I can stand up for myself. This surprised me. I will share the full story at a later stage, but this one incident of declaring that no-one treats me in a certain way was one of the best moments in my entire life.

Some rules:

If you like the person, move them over to Whatsapp. It is much easier to talk to people there.

Trust your intuition. Believe me, it’s rarely wrong. If the guy seems off, he usually is.

However, don’t be overly paranoid. Tinder is based on Facebook profiles and while I don’t claim that Facebook only has respectable users, it does add a bit of authenticity. But like I said, use that very powerful gut feeling on when to walk away and when to stay and take a chance.

There will be a lot of failed conversations, ignored messages, inappropriate content. Just remember your barriers and keep your chin up. Believe me, there will always be some other guy.

Eventually you must meet in person. Because virtual relationships aren’t real, so go out, meet the guy, be awkward and learn how to go on dates. That is the whole point of things, isn’t it?

Some tips:

Be yourself. No use pretending, ensnaring the man with your imaginary wiles and then you aren’t the cool chick you pretended to be.

Make conversation, not polite howdy do’s. Be your fun loving self and be honest. Volunteer information and keep the conversation ongoing. Check for mutual likes or dislikes and figure out what you have in common. Lately I don’t even enter the “Hey, WUD” stuff, because 1) if you can’t type out What Are You Doing you obviously don’t have the time to talk to me and 2) I’d much rather prefer to talk to someone that makes me laugh with an obviously designed pickup line. Duh.

So give me some feedback here below! I would love to hear if you’ve been on Tinder and what your opinion is on it.

Book Review: Me Before You (JoJo Moyes)

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Plot: Lou Clark knows lots of things. She knows how many footsteps there are between the bus stop and home. She knows she likes working in The Buttered Bun tea shop and she knows she might not love her boyfriend Patrick.

What Lou doesn’t know is she’s about to lose her job or that knowing what’s coming is what keeps her sane.

Will Traynor knows his motorcycle accident took away his desire to live. He knows everything feels very small and rather joyless now and he knows exactly how he’s going to put a stop to that.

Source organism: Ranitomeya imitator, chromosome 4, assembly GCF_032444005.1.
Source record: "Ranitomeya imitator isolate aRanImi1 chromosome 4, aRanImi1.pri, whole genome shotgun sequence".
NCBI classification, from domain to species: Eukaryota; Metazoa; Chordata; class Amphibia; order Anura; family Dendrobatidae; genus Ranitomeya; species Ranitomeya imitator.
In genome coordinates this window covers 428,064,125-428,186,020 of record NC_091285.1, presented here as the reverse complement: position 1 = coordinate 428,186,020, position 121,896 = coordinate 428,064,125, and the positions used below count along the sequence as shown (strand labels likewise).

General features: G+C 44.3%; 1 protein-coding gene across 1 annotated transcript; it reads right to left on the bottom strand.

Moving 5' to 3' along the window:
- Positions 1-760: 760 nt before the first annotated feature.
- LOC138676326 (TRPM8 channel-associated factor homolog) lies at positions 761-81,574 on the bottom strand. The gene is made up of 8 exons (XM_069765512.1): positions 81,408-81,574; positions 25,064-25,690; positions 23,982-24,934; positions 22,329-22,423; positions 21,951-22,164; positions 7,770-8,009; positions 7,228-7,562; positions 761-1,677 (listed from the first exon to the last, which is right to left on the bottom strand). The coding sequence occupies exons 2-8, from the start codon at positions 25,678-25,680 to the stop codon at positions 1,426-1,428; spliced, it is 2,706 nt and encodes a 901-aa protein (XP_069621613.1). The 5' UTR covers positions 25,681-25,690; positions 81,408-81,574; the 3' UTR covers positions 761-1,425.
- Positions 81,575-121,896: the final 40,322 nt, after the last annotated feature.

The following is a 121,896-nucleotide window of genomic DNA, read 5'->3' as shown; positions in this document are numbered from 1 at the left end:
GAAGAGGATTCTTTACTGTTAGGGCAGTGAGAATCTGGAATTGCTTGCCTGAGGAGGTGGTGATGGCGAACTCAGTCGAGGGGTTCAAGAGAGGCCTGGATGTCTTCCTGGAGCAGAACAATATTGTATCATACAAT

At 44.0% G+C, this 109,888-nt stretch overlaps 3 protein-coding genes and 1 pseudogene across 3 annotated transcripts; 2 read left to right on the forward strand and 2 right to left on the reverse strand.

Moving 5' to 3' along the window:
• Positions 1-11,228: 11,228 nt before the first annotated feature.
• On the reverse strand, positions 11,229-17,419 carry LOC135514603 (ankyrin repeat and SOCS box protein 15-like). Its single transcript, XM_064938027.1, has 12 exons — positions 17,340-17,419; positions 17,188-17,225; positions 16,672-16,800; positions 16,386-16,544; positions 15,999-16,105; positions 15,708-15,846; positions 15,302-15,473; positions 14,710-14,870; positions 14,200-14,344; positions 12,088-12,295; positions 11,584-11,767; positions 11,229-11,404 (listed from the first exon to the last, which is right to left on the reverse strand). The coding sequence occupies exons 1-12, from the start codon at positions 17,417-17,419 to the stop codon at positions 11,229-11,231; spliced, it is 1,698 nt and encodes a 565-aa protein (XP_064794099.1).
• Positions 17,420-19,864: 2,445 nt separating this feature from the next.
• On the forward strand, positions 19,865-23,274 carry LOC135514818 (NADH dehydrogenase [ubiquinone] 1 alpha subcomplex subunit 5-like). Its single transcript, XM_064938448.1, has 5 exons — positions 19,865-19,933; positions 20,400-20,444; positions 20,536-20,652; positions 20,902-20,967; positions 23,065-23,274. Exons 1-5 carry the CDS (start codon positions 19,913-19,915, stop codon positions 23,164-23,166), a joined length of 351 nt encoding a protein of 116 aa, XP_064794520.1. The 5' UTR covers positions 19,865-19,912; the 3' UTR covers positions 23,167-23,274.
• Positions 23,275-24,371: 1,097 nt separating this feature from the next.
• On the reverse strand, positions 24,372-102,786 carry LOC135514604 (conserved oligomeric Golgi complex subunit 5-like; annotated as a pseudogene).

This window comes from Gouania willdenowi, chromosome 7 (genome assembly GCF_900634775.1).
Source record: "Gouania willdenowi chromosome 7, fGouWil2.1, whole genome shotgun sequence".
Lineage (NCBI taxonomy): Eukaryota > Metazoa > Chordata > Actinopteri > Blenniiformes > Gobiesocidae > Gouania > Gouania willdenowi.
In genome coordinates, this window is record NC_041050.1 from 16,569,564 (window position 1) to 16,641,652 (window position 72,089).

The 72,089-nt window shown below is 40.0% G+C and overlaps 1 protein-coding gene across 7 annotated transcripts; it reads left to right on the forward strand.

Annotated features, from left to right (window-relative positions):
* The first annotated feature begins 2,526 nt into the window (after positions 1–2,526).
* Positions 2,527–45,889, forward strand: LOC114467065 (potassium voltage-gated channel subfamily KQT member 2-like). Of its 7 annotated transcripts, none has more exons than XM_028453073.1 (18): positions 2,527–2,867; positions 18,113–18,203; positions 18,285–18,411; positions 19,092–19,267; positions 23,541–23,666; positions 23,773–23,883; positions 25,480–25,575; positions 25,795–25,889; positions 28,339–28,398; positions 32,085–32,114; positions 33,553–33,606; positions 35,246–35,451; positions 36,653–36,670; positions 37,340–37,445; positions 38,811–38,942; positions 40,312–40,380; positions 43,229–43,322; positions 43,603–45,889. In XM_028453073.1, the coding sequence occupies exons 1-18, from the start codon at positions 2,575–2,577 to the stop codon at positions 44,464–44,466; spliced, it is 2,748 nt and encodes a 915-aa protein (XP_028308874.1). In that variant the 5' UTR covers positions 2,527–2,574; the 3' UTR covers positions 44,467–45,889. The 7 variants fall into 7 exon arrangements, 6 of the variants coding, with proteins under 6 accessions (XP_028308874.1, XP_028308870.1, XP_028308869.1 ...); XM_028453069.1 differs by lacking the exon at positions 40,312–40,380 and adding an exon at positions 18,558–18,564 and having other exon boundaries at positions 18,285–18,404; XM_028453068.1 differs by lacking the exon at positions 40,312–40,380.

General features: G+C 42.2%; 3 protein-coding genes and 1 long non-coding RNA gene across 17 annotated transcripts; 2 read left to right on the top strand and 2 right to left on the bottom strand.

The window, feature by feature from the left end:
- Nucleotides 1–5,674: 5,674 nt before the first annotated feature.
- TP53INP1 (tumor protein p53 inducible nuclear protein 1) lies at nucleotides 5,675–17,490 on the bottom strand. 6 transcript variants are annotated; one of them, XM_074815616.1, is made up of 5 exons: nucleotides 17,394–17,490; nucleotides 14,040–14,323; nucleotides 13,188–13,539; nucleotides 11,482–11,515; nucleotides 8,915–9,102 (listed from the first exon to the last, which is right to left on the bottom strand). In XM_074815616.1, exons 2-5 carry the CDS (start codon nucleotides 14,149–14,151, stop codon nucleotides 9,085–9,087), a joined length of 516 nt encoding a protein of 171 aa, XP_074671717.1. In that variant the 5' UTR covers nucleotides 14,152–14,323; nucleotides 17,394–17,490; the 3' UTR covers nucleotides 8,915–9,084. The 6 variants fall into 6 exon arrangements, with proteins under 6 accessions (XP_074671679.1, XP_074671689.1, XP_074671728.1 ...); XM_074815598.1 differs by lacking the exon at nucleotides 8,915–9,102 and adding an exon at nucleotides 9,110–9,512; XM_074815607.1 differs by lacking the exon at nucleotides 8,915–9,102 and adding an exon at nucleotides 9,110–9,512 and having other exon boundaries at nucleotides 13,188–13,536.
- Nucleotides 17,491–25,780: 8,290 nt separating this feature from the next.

What Will doesn’t know is that Lou is about to burst into his world in a riot of colour. And neither of them knows they’re going to change the other for all time

Rating: 7.5/10

I purchased this book for the sole reason of knowing who dies when the film comes out (if anyone dies, to be more correct). I really wouldn’t walk away from the film just because of it, but it is better to be prepared than to suffer from shock in an audience.

 What I liked:

  • The book isn’t soppy. I was expecting something in the line of The Notebook or a Walk to Remember, and it couldn’t have been more different. I’m not saying that there aren’t moments that make you rub your heart because of the sudden surge of pain shooting through it, but for the most part the author steers clear of cheap manipulative tricks.
  • The book reads really fast and easily.
  • It is pretty realistic – never once does anyone pretend that Will Traynor can be cured of being a quadriplegic, and they don’t even hint that there is some miracle treatment because there isn’t.
  • SPOILER TERRIROTY: The book touches a lot on whether we have the right to force someone to live. I would say that it is the main theme of the book, and that romance is the second, but falls far behind what is really addressed in this novel. It is a really dark concept, but forcing a clear headed person who isn’t suffering from a mental illness to live in a state that is a shadow of their former selves seems incredibly cruel and selfish. There will be so many people that will say they are completely against assisted suicide and I used to be one of them, but things change when you’ve seen someone you love die of a dreaded disease and who had become a mere ghost of the person they once were. I guess that is why I had some sympathy with what Will Traynor wanted to do – he was one of the most adventure seeking men out there and he became someone that couldn’t even feed himself – that is a long way to fall in my opinion.
  • The author has been compared in some articles to Marian Keyes, and I just don’t think so. Both authors have their merits, but just because two people write about British and Irish characters doesn’t mean that they even cover the same material. REMOTELY.
  • The book isn’t overly littered with medical terms, you just understand the severity of Will’s condition and the complications that come with it.

What I didn’t like:

  • I take it that the book takes place in England – I don’t think the country was actually ever mentioned, and I couldn’t place the characters.
  • Louisa – in the beginning her main attribute is that she is Why do women in books even have to be nice anymore? Haven’t we progressed 66 years from 1950? Naturally she improves throughout the book and experience the most character development, but it is a damn shame that she is so flipping nice.
  • Peter. What.a.loser.

Me Before You is thought provoking. It is sad and wonderful and full of emotion, and once the book starts progressing, it is really hard to put it down and walk away. I will move on to read its’ sequel soon, and I am really excited what it might hold. As always, I will keep you up to date!